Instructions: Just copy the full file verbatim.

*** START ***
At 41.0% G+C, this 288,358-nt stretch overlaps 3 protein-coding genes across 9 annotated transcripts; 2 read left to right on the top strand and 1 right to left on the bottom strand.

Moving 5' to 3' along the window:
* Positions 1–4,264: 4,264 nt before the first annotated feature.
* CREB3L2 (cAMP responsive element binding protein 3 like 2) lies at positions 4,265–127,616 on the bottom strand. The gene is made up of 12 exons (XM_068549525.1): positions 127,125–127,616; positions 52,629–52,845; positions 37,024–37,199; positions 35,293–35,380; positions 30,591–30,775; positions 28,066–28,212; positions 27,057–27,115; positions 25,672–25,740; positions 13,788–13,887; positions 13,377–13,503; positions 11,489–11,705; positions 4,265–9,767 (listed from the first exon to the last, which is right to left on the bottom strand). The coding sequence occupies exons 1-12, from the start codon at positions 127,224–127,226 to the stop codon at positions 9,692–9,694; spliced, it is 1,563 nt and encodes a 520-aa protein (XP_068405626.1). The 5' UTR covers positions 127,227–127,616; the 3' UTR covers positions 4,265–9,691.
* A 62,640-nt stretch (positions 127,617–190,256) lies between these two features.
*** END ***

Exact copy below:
At 41.0% G+C, this 288,358-nt stretch overlaps 3 protein-coding genes across 9 annotated transcripts; 2 read left to right on the top strand and 1 right to left on the bottom strand.

Moving 5' to 3' along the window:
* Positions 1–4,264: 4,264 nt before the first annotated feature.
* CREB3L2 (cAMP responsive element binding protein 3 like 2) lies at positions 4,265–127,616 on the bottom strand. The gene is made up of 12 exons (XM_068549525.1): positions 127,125–127,616; positions 52,629–52,845; positions 37,024–37,199; positions 35,293–35,380; positions 30,591–30,775; positions 28,066–28,212; positions 27,057–27,115; positions 25,672–25,740; positions 13,788–13,887; positions 13,377–13,503; positions 11,489–11,705; positions 4,265–9,767 (listed from the first exon to the last, which is right to left on the bottom strand). The coding sequence occupies exons 1-12, from the start codon at positions 127,224–127,226 to the stop codon at positions 9,692–9,694; spliced, it is 1,563 nt and encodes a 520-aa protein (XP_068405626.1). The 5' UTR covers positions 127,227–127,616; the 3' UTR covers positions 4,265–9,691.
* A 62,640-nt stretch (positions 127,617–190,256) lies between these two features.